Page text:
Headlines such as ‘Shut the terraces NOW’ (Daily Star), ‘Gates of Hell’ (The Sun) and ‘Cage of Death’ (Today) fuelled the public outrage and the Government responded by promising a full inquiry, which was treated with contempt by the majority of fans. However, the reports produced by Lord Justice Taylor were insightful and even received input from the FSA bringing a balanced approach to the proceedings. His preliminary report relinquished Liverpool supporters of the responsibility and blamed the police.

Their approach to football was more of a public order problem rather than a form of entertainment, while their tactics involved merely containment and damage limitation. Taylor blamed poor access into the ground and the fences enclosing the terraces, his final report recommended:

As for the clubs, in some instances it is legitimate to wonder whether directors are genuinely interested in the welfare of their grassroots supporters...until recently, very few clubs consulted to any significant extent with supporters or their organizations. (Hillsborough Stadium Disaster, 15/4/89, Final report, para. 53, 1990)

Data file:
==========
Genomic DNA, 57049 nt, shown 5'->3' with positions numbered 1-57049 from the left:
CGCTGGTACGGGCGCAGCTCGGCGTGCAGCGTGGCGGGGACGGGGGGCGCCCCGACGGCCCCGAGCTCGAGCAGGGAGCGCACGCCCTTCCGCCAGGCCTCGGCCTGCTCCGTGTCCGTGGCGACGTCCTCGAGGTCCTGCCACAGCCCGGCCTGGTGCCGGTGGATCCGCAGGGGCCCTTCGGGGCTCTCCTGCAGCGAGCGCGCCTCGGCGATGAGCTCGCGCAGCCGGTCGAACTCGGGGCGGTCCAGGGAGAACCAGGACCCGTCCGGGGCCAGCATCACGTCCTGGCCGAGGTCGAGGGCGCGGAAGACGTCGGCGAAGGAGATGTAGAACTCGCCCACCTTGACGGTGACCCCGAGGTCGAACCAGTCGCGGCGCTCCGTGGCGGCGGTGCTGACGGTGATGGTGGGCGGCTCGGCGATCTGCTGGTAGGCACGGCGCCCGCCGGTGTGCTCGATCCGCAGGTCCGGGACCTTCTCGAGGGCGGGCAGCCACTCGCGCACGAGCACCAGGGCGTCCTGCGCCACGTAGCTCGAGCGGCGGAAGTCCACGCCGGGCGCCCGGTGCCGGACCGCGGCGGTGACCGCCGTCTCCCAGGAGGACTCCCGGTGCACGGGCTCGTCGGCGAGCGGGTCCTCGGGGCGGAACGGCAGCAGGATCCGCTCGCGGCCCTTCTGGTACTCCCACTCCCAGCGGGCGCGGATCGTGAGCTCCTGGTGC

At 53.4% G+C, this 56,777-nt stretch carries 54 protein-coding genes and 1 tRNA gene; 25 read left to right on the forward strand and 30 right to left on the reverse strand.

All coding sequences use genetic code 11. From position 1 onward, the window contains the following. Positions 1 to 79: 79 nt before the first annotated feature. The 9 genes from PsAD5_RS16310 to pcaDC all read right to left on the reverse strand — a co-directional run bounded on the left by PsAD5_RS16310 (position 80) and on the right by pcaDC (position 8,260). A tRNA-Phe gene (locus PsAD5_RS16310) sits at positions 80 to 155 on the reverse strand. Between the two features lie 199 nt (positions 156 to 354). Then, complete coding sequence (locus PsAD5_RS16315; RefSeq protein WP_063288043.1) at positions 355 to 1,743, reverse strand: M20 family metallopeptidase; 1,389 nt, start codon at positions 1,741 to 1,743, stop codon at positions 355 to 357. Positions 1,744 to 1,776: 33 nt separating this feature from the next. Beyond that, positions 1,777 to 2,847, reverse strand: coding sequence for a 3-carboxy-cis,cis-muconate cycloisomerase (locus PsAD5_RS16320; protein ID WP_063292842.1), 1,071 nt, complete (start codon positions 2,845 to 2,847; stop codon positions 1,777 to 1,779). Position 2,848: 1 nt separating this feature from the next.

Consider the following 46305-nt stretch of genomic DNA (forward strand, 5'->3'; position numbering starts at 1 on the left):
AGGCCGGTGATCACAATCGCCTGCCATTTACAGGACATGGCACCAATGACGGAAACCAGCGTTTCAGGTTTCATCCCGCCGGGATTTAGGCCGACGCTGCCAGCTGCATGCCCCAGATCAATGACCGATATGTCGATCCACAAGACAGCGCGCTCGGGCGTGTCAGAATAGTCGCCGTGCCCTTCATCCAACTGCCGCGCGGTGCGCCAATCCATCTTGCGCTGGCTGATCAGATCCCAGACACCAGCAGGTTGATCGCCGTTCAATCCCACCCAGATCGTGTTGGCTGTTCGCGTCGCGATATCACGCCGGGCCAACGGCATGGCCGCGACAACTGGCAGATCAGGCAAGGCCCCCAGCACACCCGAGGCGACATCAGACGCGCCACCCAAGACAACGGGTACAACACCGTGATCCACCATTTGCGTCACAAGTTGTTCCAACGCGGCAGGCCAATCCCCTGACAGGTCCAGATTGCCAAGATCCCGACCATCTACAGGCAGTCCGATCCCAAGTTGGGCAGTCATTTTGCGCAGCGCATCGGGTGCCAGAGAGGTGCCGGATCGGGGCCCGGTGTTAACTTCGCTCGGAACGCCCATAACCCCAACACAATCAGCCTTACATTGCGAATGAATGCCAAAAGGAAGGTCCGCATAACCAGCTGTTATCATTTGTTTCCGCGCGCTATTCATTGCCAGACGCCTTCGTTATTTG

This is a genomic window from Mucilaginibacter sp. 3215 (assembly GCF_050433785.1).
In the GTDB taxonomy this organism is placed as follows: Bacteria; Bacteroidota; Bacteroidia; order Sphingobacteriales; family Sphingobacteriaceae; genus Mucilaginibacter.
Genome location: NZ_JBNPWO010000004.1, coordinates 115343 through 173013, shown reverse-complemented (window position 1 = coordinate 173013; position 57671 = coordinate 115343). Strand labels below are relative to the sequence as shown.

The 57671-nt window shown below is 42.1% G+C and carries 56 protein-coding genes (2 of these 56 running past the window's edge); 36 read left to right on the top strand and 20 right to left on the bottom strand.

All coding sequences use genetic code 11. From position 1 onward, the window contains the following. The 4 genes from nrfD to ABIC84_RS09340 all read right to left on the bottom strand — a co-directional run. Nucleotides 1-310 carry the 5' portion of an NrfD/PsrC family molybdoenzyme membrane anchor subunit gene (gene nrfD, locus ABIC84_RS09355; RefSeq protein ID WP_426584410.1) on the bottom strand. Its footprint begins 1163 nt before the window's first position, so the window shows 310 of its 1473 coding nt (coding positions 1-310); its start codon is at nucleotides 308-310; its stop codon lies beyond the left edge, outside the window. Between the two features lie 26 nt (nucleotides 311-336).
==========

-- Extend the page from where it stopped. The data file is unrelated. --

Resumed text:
Taylor suggested that football directors should enlist the goodwill and help of the decent majority, which was pivotal in providing the FSA and other Independent Supporters Association’s equal representation with the FA, clubs and police. The zines gave unrelenting support to the FSA, championing the cause by promoting its aims and objectives throughout their issues. The network of supporters across England allowed the FSA to amass over 250,000 signatures on a petition against Moynihan’s proposed membership scheme and to also receive public support from Lord Justice Taylor.

The Taylor report not only offered prestige to official fan organisations but also began to change the public’s perception of the football fan. They were no longer a single entity, intoxicated by alcohol and determined to unleash chaos wherever they went. It was recognised that they were normal individuals, united in support of a club. They were articulate, intelligent and passionate enough to create zines and other publications to vocalise their grievances because, as Bill Shankly, Scottish footballer and club manager, once famously stated, “Some people think football is a matter of life and death...I can assure them it is much more serious than that.”